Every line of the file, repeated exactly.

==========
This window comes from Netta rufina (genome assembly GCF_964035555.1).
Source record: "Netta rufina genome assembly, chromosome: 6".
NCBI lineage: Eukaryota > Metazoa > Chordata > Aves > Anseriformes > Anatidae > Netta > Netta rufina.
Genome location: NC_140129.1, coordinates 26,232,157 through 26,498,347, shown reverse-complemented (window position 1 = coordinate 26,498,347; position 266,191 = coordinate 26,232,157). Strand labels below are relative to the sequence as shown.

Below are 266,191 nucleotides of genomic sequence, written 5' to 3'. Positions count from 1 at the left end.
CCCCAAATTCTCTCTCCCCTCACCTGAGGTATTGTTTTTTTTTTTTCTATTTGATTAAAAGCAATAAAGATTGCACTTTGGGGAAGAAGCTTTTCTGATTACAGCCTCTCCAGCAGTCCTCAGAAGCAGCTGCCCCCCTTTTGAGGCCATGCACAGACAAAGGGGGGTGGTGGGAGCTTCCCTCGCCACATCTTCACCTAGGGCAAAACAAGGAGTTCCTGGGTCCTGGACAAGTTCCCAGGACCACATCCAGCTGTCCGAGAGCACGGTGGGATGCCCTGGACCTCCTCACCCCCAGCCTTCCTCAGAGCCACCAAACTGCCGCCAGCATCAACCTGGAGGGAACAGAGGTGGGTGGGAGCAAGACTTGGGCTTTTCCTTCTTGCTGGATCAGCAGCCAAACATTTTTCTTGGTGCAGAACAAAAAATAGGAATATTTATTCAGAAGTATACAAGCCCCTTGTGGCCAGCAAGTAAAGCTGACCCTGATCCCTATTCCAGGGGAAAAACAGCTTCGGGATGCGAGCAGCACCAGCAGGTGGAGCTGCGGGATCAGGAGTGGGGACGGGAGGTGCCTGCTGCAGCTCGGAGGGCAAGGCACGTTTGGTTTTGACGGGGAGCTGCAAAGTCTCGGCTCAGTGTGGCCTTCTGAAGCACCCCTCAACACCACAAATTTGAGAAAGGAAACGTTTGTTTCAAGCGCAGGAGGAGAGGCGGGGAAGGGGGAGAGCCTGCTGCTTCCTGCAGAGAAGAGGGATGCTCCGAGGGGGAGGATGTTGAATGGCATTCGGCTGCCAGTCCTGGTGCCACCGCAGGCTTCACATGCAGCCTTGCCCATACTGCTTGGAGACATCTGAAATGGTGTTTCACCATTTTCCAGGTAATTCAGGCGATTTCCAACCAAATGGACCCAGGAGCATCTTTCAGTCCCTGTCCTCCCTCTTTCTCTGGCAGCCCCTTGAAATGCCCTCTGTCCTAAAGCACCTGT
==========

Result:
This window comes from Netta rufina (genome assembly GCF_964035555.1).
Source record: "Netta rufina genome assembly, chromosome: 6".
NCBI lineage: Eukaryota > Metazoa > Chordata > Aves > Anseriformes > Anatidae > Netta > Netta rufina.
Genome location: NC_140129.1, coordinates 26,232,157 through 26,498,347, shown reverse-complemented (window position 1 = coordinate 26,498,347; position 266,191 = coordinate 26,232,157). Strand labels below are relative to the sequence as shown.

Below are 266,191 nucleotides of genomic sequence, written 5' to 3'. Positions count from 1 at the left end.
CCCCAAATTCTCTCTCCCCTCACCTGAGGTATTGTTTTTTTTTTTTCTATTTGATTAAAAGCAATAAAGATTGCACTTTGGGGAAGAAGCTTTTCTGATTACAGCCTCTCCAGCAGTCCTCAGAAGCAGCTGCCCCCCTTTTGAGGCCATGCACAGACAAAGGGGGGTGGTGGGAGCTTCCCTCGCCACATCTTCACCTAGGGCAAAACAAGGAGTTCCTGGGTCCTGGACAAGTTCCCAGGACCACATCCAGCTGTCCGAGAGCACGGTGGGATGCCCTGGACCTCCTCACCCCCAGCCTTCCTCAGAGCCACCAAACTGCCGCCAGCATCAACCTGGAGGGAACAGAGGTGGGTGGGAGCAAGACTTGGGCTTTTCCTTCTTGCTGGATCAGCAGCCAAACATTTTTCTTGGTGCAGAACAAAAAATAGGAATATTTATTCAGAAGTATACAAGCCCCTTGTGGCCAGCAAGTAAAGCTGACCCTGATCCCTATTCCAGGGGAAAAACAGCTTCGGGATGCGAGCAGCACCAGCAGGTGGAGCTGCGGGATCAGGAGTGGGGACGGGAGGTGCCTGCTGCAGCTCGGAGGGCAAGGCACGTTTGGTTTTGACGGGGAGCTGCAAAGTCTCGGCTCAGTGTGGCCTTCTGAAGCACCCCTCAACACCACAAATTTGAGAAAGGAAACGTTTGTTTCAAGCGCAGGAGGAGAGGCGGGGAAGGGGGAGAGCCTGCTGCTTCCTGCAGAGAAGAGGGATGCTCCGAGGGGGAGGATGTTGAATGGCATTCGGCTGCCAGTCCTGGTGCCACCGCAGGCTTCACATGCAGCCTTGCCCATACTGCTTGGAGACATCTGAAATGGTGTTTCACCATTTTCCAGGTAATTCAGGCGATTTCCAACCAAATGGACCCAGGAGCATCTTTCAGTCCCTGTCCTCCCTCTTTCTCTGGCAGCCCCTTGAAATGCCCTCTGTCCTAAAGCACCTGT